If you do replace the whole valve i would leave the olive and nut of the old one on the pipe and reuse them.
  • keystone
    keystone Posts: 10,916 Forumite
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    andrew-b wrote: »
    TRV itself might be cheap to buy (as in the whole valve not just the head)..but draining down the heating system isn't very convenient and the cost of inhibitor to be added on refill will more than double the TRV cost! Suppose you could go the DIY pipe freezing route (though then there's the cost of the pipe freezing kit!)...but need to work quick if you don't want to get wet and still need to at least drain down the rad.

    If you do replace the whole valve i would leave the olive and nut of the old one on the pipe and reuse them.
    Evidence provided by the OP thus far suggests that its not the valve itself - if anything its just the head.

    It is not necessary either to drain the system nor freeze the pipes to change a rad valve - you do have to know what you are doing though.

    Cheers
    The difference between genius and stupidity is that genius has it's limits. - Einstein
  • keystone
    keystone Posts: 10,916 Forumite
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    ormus wrote: »
    a trv is very cheap, just replace it if required. esp at this time of year.
    6 quid at screwfix.
    £6 TRV in 2009 = sticky valve or failed head in 2010.

    Cheers
    The difference between genius and stupidity is that genius has it's limits. - Einstein
  • andrew-b
    andrew-b Posts: 2,413 Forumite
    First Anniversary
    edited 21 December 2009 at 4:48PM
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    keystone wrote: »
    Evidence provided by the OP thus far suggests that its not the valve itself - if anything its just the head.

    It is not necessary either to drain the system nor freeze the pipes to change a rad valve - you do have to know what you are doing though.
    Indeed as to head ..just pointing out replacing the whole valve can be extra hassle...all depends if they can source a replacement head or on tools and know-how!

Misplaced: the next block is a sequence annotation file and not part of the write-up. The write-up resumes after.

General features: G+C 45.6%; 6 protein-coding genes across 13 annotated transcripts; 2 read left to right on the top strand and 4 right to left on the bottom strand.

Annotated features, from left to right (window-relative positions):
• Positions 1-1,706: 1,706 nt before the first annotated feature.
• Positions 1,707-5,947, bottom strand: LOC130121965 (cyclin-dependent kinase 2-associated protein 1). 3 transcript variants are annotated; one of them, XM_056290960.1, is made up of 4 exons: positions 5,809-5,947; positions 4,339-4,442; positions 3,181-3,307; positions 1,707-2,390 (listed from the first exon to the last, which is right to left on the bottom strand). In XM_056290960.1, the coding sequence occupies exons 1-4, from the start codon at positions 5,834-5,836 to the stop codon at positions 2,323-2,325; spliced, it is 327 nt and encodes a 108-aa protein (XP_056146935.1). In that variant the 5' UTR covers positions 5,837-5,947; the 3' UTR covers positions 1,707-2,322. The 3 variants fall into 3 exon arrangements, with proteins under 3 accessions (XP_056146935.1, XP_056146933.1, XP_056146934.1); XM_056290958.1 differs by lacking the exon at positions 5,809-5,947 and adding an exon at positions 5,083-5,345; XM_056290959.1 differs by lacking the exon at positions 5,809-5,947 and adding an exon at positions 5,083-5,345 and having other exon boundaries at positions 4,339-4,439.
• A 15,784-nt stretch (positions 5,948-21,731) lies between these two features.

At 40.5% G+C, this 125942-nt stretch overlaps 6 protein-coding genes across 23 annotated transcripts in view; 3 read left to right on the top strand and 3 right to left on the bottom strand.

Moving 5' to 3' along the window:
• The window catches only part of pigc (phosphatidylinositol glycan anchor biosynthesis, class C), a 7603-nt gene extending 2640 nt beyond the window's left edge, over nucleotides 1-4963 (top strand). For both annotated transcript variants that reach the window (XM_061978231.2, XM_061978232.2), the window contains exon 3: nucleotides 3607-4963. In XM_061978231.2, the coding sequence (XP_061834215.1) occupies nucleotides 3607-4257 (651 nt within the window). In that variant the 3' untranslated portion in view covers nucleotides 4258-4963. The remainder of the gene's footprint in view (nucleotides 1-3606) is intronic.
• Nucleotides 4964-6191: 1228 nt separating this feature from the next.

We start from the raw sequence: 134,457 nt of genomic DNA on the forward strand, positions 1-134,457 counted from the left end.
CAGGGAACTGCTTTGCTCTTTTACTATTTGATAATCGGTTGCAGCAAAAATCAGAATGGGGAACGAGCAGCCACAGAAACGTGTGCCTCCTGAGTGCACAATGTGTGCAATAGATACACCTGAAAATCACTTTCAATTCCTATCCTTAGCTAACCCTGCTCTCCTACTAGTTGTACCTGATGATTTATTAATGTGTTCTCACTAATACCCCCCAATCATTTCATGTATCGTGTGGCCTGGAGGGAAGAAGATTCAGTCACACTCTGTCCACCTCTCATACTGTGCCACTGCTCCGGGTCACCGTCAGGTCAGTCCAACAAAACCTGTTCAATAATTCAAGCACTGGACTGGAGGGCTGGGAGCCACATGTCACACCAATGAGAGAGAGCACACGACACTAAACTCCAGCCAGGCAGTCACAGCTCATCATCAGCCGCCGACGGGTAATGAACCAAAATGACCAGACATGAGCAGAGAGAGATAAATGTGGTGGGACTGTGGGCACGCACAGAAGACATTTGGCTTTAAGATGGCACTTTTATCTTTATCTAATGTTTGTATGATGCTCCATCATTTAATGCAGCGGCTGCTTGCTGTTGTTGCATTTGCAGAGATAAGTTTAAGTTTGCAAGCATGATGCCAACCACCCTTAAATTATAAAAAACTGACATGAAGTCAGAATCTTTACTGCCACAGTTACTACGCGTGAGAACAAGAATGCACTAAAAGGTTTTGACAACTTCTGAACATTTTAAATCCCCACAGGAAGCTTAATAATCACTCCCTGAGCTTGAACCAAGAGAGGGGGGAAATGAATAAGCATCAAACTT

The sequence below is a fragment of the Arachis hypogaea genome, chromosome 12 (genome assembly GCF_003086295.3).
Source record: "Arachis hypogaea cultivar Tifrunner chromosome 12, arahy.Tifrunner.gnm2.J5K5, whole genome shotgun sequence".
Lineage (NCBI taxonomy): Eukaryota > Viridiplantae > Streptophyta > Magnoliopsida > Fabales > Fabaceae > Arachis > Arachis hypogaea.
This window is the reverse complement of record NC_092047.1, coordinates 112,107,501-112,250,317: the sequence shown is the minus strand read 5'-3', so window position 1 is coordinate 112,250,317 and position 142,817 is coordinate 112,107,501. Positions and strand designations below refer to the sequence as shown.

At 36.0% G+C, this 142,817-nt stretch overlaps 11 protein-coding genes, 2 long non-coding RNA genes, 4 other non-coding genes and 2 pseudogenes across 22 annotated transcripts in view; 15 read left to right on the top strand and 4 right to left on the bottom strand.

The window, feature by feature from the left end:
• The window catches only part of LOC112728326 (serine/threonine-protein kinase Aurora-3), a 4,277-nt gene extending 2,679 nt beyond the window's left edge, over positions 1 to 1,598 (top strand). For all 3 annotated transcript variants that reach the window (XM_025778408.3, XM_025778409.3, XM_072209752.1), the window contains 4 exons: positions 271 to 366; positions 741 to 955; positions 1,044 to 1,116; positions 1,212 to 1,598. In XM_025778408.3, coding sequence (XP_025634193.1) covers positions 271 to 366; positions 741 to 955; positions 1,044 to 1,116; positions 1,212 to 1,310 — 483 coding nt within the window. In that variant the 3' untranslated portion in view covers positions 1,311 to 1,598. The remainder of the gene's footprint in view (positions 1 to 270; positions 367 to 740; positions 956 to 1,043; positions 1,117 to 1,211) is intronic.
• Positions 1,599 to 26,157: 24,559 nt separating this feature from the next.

Without draining/freezing, do you mean to just get wet ..only really need to put your finger over the pipe for a few seconds after all (or rubber bungs?) - just need to be real quick and know how to use a wrench! :D
  • keystone
    keystone Posts: 10,916 Forumite
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    andrew-b wrote: »
    ...all depends if they can source a replacement head or on tools and know-how!
    Good point and thats what, by and large peeps pay tradesmen for rather tha their time.
    Without draining/freezing, do you mean to just get wet ..only really need to put your finger over the pipe for a few seconds after all (or rubber bungs?) - just need to be real quick and know how to use a wrench! :D
    Only just a teensy little bit. Changed a complete rad with the system live a week or so ago. New one was longer than the old too so some pipework adjustments. Only lost about ½ pint (careless blighter) but it was ground floor and a suspended wooden floor and a nice big void underneath so no harm done really. Might have used some different techniques on the first floor with nice cream carpets tho'!

    Trade secrets old boy! :cheesy: :cheesy:

    Cheers
    The difference between genius and stupidity is that genius has it's limits. - Einstein
  • turkleton
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    Thanks for all of your replys. I've just taken the TRV back off and looked at it next to some others and it appears that the spring that controls the bit of plastic that pushes the pin into the valve has gone (hope you can follow that). Any ideas whether this can be fixed?

    Thanks again.
  • ormus
    ormus Posts: 42,714 Forumite
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    quote from the OP.
    "I removed the TRV last night.........."

    so i assumed that changing a trv is no big deal.
    Get some gorm.